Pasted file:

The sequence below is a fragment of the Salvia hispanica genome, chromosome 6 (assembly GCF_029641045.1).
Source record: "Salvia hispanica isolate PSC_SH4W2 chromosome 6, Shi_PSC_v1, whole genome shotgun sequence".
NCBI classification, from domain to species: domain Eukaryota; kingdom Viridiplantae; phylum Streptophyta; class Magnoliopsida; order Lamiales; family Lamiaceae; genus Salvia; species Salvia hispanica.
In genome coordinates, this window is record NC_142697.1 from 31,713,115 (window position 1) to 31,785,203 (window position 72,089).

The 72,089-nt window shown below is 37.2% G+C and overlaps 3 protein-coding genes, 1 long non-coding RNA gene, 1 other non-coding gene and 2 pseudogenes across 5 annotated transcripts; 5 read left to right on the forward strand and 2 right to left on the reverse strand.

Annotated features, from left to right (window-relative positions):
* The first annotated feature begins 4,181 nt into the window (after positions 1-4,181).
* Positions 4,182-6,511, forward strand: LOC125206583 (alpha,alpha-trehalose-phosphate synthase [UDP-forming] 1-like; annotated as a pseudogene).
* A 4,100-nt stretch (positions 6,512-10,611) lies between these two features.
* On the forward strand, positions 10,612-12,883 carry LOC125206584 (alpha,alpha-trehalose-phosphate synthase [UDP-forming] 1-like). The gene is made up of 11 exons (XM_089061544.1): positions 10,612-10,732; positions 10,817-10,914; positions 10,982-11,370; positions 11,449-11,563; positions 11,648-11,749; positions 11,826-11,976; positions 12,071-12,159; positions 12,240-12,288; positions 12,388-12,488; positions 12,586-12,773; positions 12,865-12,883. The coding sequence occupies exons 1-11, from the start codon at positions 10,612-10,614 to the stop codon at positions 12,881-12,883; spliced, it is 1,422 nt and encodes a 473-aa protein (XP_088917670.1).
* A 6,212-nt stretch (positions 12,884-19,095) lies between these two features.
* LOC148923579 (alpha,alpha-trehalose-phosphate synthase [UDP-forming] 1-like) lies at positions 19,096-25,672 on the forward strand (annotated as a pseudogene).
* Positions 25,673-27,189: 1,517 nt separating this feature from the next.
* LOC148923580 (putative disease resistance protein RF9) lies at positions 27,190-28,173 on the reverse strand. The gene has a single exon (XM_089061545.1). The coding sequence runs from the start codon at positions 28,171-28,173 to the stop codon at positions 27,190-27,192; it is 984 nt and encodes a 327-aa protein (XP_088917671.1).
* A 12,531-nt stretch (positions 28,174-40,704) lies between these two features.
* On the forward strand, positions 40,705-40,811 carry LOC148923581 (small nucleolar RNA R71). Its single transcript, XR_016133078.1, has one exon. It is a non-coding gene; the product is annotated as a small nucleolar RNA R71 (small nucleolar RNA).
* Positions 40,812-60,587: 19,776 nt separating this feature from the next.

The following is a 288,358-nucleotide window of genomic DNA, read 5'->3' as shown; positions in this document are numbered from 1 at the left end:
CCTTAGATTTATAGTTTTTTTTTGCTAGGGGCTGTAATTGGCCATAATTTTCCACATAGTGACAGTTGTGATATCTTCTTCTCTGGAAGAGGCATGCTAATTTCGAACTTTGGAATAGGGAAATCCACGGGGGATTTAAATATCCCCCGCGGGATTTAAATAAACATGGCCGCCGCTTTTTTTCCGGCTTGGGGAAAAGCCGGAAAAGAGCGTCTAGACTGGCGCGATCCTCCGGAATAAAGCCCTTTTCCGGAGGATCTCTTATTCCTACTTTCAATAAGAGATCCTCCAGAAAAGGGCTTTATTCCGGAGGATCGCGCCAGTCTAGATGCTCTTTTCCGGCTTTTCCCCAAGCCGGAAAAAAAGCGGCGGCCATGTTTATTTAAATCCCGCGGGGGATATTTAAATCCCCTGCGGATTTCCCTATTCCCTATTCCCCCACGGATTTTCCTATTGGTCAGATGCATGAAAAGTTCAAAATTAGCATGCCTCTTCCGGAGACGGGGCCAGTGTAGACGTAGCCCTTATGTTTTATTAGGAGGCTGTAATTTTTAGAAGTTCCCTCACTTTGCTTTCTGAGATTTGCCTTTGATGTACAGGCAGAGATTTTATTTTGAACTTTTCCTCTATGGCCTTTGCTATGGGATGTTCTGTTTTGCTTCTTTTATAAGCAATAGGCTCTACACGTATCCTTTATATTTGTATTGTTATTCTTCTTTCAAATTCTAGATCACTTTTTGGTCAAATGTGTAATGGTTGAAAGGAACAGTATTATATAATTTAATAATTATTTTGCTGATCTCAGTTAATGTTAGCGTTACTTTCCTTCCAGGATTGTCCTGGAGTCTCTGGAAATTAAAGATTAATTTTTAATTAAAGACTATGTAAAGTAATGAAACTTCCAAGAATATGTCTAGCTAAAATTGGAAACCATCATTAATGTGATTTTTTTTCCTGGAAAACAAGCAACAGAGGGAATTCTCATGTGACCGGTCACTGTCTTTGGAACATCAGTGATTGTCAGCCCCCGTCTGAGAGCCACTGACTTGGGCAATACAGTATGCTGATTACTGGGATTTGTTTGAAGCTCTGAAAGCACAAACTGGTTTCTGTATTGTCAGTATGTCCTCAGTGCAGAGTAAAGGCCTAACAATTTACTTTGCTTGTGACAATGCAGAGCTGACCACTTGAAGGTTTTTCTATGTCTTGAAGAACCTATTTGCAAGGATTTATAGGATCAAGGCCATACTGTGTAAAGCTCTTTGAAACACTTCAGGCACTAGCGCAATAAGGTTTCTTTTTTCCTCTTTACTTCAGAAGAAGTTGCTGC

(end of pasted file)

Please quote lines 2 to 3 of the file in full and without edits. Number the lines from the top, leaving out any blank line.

Source record: "Salvia hispanica isolate PSC_SH4W2 chromosome 6, Shi_PSC_v1, whole genome shotgun sequence".
NCBI classification, from domain to species: domain Eukaryota; kingdom Viridiplantae; phylum Streptophyta; class Magnoliopsida; order Lamiales; family Lamiaceae; genus Salvia; species Salvia hispanica.